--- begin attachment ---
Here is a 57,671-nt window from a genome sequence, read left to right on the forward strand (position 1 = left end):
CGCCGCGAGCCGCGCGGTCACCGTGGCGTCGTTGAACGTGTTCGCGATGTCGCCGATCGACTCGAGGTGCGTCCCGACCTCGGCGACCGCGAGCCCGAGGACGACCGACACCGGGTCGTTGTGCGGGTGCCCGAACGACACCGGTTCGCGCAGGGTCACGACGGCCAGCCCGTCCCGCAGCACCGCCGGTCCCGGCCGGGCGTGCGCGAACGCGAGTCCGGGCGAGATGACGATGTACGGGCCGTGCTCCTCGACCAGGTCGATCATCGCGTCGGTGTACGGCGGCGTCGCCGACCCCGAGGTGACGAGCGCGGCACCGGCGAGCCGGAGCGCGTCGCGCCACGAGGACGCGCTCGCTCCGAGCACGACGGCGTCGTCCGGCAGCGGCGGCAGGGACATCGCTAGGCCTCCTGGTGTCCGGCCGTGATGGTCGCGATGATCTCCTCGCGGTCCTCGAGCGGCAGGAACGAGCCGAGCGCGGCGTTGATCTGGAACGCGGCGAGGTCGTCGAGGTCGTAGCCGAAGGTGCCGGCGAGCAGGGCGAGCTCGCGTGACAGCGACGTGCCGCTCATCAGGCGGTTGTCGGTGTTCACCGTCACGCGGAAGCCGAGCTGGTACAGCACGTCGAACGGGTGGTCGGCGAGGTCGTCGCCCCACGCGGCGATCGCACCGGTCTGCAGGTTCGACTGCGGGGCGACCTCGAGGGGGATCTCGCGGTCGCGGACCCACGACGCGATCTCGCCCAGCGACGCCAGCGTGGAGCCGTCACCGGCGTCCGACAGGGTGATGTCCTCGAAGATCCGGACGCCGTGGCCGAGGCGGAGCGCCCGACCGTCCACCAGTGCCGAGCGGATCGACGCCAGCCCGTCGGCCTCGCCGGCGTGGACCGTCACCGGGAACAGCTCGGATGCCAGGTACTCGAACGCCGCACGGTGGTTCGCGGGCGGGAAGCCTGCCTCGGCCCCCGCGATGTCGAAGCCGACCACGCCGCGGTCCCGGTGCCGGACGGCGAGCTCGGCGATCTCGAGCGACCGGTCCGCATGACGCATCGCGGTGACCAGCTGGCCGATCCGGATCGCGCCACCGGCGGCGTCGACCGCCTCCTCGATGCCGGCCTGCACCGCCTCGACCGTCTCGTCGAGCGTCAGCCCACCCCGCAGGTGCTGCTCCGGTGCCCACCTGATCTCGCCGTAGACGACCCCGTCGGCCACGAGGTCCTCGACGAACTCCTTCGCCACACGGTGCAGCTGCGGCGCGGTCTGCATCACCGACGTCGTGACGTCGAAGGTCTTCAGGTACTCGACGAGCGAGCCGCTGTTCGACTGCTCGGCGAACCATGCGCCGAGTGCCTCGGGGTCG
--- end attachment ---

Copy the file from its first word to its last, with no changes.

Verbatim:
Here is a 57,671-nt window from a genome sequence, read left to right on the forward strand (position 1 = left end):
CGCCGCGAGCCGCGCGGTCACCGTGGCGTCGTTGAACGTGTTCGCGATGTCGCCGATCGACTCGAGGTGCGTCCCGACCTCGGCGACCGCGAGCCCGAGGACGACCGACACCGGGTCGTTGTGCGGGTGCCCGAACGACACCGGTTCGCGCAGGGTCACGACGGCCAGCCCGTCCCGCAGCACCGCCGGTCCCGGCCGGGCGTGCGCGAACGCGAGTCCGGGCGAGATGACGATGTACGGGCCGTGCTCCTCGACCAGGTCGATCATCGCGTCGGTGTACGGCGGCGTCGCCGACCCCGAGGTGACGAGCGCGGCACCGGCGAGCCGGAGCGCGTCGCGCCACGAGGACGCGCTCGCTCCGAGCACGACGGCGTCGTCCGGCAGCGGCGGCAGGGACATCGCTAGGCCTCCTGGTGTCCGGCCGTGATGGTCGCGATGATCTCCTCGCGGTCCTCGAGCGGCAGGAACGAGCCGAGCGCGGCGTTGATCTGGAACGCGGCGAGGTCGTCGAGGTCGTAGCCGAAGGTGCCGGCGAGCAGGGCGAGCTCGCGTGACAGCGACGTGCCGCTCATCAGGCGGTTGTCGGTGTTCACCGTCACGCGGAAGCCGAGCTGGTACAGCACGTCGAACGGGTGGTCGGCGAGGTCGTCGCCCCACGCGGCGATCGCACCGGTCTGCAGGTTCGACTGCGGGGCGACCTCGAGGGGGATCTCGCGGTCGCGGACCCACGACGCGATCTCGCCCAGCGACGCCAGCGTGGAGCCGTCACCGGCGTCCGACAGGGTGATGTCCTCGAAGATCCGGACGCCGTGGCCGAGGCGGAGCGCCCGACCGTCCACCAGTGCCGAGCGGATCGACGCCAGCCCGTCGGCCTCGCCGGCGTGGACCGTCACCGGGAACAGCTCGGATGCCAGGTACTCGAACGCCGCACGGTGGTTCGCGGGCGGGAAGCCTGCCTCGGCCCCCGCGATGTCGAAGCCGACCACGCCGCGGTCCCGGTGCCGGACGGCGAGCTCGGCGATCTCGAGCGACCGGTCCGCATGACGCATCGCGGTGACCAGCTGGCCGATCCGGATCGCGCCACCGGCGGCGTCGACCGCCTCCTCGATGCCGGCCTGCACCGCCTCGACCGTCTCGTCGAGCGTCAGCCCACCCCGCAGGTGCTGCTCCGGTGCCCACCTGATCTCGCCGTAGACGACCCCGTCGGCCACGAGGTCCTCGACGAACTCCTTCGCCACACGGTGCAGCTGCGGCGCGGTCTGCATCACCGACGTCGTGACGTCGAAGGTCTTCAGGTACTCGACGAGCGAGCCGCTGTTCGACTGCTCGGCGAACCATGCGCCGAGTGCCTCGGGGTCG